They have earned nothing. They have conquered nothing. They have not even fought for much of anything. God did the fighting. Most of what they have been given is taken from them, and they are left weak, defeated, and scattered, with nothing more than the promises that old man was given long, long before.
This story — promise, rise, defeat, exile — is our story as the church. We have forgotten it is our story because we think we have transcended it. Because we have taught ourselves for so long that we must confront evil and defeat it, that we have a duty to order the world, that we must remain pure and upright and always do good in order to save our souls, we forget that our story is one of sin and consequence, of conquest and subjugation and exile.
And serving those who conquered and exiled us.
This is especially important as Christians — mostly conservatives — wonder what to do with modernity, with a secular politics in the West (especially America) that no longer treats their faith with much respect or privileges their truth claims or institutional structures. The desire to protect themselves, to find a champion (Damon Linker’s interpretation of Donald J. Trump’s appeal to evangelical Christians) who will subdue enemies, seems to have guided much Christian thinking in the West for the last century.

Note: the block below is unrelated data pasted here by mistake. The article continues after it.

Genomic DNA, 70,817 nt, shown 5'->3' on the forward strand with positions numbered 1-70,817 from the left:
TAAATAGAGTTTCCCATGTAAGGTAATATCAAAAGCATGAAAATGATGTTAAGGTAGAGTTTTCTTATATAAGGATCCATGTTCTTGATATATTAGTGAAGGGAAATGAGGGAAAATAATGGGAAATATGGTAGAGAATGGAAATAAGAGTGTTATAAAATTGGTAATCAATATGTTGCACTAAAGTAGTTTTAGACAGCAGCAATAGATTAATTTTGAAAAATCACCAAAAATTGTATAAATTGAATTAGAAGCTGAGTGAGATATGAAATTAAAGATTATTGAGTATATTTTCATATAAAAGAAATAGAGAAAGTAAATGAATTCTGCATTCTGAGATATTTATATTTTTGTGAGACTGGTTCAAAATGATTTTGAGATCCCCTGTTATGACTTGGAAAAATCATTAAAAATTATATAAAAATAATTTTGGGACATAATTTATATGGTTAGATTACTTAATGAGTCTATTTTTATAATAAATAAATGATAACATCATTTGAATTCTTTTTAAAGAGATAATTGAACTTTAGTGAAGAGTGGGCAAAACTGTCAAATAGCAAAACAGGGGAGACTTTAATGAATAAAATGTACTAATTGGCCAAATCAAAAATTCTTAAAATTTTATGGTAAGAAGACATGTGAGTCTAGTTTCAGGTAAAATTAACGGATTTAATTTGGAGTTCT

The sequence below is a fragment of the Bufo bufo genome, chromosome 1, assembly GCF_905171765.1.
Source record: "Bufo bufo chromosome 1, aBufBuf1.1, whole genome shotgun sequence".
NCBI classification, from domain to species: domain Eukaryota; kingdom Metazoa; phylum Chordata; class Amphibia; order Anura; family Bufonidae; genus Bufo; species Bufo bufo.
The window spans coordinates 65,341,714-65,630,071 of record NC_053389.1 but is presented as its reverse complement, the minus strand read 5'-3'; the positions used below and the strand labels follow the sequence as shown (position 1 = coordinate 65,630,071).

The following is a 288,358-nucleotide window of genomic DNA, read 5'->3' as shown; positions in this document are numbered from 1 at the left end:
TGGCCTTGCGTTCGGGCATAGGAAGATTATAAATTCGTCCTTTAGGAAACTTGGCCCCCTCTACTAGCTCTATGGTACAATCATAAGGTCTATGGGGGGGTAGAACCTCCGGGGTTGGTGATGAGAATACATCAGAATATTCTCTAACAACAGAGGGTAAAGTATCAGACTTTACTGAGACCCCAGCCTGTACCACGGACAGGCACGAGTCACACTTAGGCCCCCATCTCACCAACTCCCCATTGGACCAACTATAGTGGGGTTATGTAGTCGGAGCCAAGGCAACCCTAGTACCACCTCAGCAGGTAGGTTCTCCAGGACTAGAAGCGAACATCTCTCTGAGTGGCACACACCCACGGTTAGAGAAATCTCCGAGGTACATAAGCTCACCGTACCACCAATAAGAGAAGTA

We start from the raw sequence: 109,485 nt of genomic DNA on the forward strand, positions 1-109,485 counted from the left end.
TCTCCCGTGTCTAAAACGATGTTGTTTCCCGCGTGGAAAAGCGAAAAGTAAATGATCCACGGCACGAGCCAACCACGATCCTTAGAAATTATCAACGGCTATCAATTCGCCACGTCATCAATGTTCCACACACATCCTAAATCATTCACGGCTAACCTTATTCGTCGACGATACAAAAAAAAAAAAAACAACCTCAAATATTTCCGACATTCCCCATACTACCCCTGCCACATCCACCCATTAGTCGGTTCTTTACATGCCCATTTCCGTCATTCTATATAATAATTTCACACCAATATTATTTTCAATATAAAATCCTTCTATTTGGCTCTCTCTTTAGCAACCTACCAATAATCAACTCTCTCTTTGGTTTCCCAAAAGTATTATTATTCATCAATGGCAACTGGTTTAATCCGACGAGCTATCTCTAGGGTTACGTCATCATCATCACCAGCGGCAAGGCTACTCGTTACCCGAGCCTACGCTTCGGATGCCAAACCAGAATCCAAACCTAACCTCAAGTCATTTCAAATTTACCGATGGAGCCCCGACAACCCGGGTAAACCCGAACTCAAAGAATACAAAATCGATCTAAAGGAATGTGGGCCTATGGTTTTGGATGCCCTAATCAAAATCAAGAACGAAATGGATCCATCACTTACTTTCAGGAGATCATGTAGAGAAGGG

But how should Christians deal with enemies?
The gospel is clear: love them. I constantly focus on the fact that the Beatitudes is a guide for faithful living while occupied and oppressed. Israel was not free, and was not going to be free through its own efforts. Freedom came another way — in love, a love that would not flinch in its encounter with the enemy oppressor, but would also not meet violence with violence. It was a love grounded in solidarity, in generosity, that met inhumanity and violence with forgiveness and “follow me.”
But even before Jesus meets his people in the midst of violent Roman occupation (and predicts far worse), the Hebrew Bible tells us of what it means when Israel is beaten, broken, and carried away into exile.